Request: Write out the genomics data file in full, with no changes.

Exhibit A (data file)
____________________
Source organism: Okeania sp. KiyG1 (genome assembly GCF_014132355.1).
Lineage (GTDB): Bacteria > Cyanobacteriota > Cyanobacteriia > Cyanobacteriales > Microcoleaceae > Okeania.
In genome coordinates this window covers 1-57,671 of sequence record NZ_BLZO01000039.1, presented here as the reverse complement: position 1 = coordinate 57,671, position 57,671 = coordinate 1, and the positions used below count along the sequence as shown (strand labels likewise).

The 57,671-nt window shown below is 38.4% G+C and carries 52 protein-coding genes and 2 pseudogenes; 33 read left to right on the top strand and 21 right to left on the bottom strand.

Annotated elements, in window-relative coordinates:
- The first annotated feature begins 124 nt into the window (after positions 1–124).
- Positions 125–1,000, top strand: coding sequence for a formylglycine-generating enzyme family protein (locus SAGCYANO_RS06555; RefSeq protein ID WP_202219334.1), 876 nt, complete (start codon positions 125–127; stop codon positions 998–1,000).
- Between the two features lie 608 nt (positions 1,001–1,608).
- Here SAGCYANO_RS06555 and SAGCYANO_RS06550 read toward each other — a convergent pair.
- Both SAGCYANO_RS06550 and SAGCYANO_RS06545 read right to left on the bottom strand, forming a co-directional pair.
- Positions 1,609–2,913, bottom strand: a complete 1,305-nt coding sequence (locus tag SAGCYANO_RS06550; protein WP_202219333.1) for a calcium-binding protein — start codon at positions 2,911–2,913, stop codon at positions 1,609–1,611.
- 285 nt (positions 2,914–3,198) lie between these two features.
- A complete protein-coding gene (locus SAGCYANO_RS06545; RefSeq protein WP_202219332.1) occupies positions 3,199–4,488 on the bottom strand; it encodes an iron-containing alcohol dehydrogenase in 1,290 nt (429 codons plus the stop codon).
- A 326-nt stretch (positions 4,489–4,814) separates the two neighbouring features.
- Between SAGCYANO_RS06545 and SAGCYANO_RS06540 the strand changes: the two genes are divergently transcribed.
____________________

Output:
Source organism: Okeania sp. KiyG1 (genome assembly GCF_014132355.1).
Lineage (GTDB): Bacteria > Cyanobacteriota > Cyanobacteriia > Cyanobacteriales > Microcoleaceae > Okeania.
In genome coordinates this window covers 1-57,671 of sequence record NZ_BLZO01000039.1, presented here as the reverse complement: position 1 = coordinate 57,671, position 57,671 = coordinate 1, and the positions used below count along the sequence as shown (strand labels likewise).

The 57,671-nt window shown below is 38.4% G+C and carries 52 protein-coding genes and 2 pseudogenes; 33 read left to right on the top strand and 21 right to left on the bottom strand.

Annotated elements, in window-relative coordinates:
- The first annotated feature begins 124 nt into the window (after positions 1–124).
- Positions 125–1,000, top strand: coding sequence for a formylglycine-generating enzyme family protein (locus SAGCYANO_RS06555; RefSeq protein ID WP_202219334.1), 876 nt, complete (start codon positions 125–127; stop codon positions 998–1,000).
- Between the two features lie 608 nt (positions 1,001–1,608).
- Here SAGCYANO_RS06555 and SAGCYANO_RS06550 read toward each other — a convergent pair.
- Both SAGCYANO_RS06550 and SAGCYANO_RS06545 read right to left on the bottom strand, forming a co-directional pair.
- Positions 1,609–2,913, bottom strand: a complete 1,305-nt coding sequence (locus tag SAGCYANO_RS06550; protein WP_202219333.1) for a calcium-binding protein — start codon at positions 2,911–2,913, stop codon at positions 1,609–1,611.
- 285 nt (positions 2,914–3,198) lie between these two features.
- A complete protein-coding gene (locus SAGCYANO_RS06545; RefSeq protein WP_202219332.1) occupies positions 3,199–4,488 on the bottom strand; it encodes an iron-containing alcohol dehydrogenase in 1,290 nt (429 codons plus the stop codon).
- A 326-nt stretch (positions 4,489–4,814) separates the two neighbouring features.
- Between SAGCYANO_RS06545 and SAGCYANO_RS06540 the strand changes: the two genes are divergently transcribed.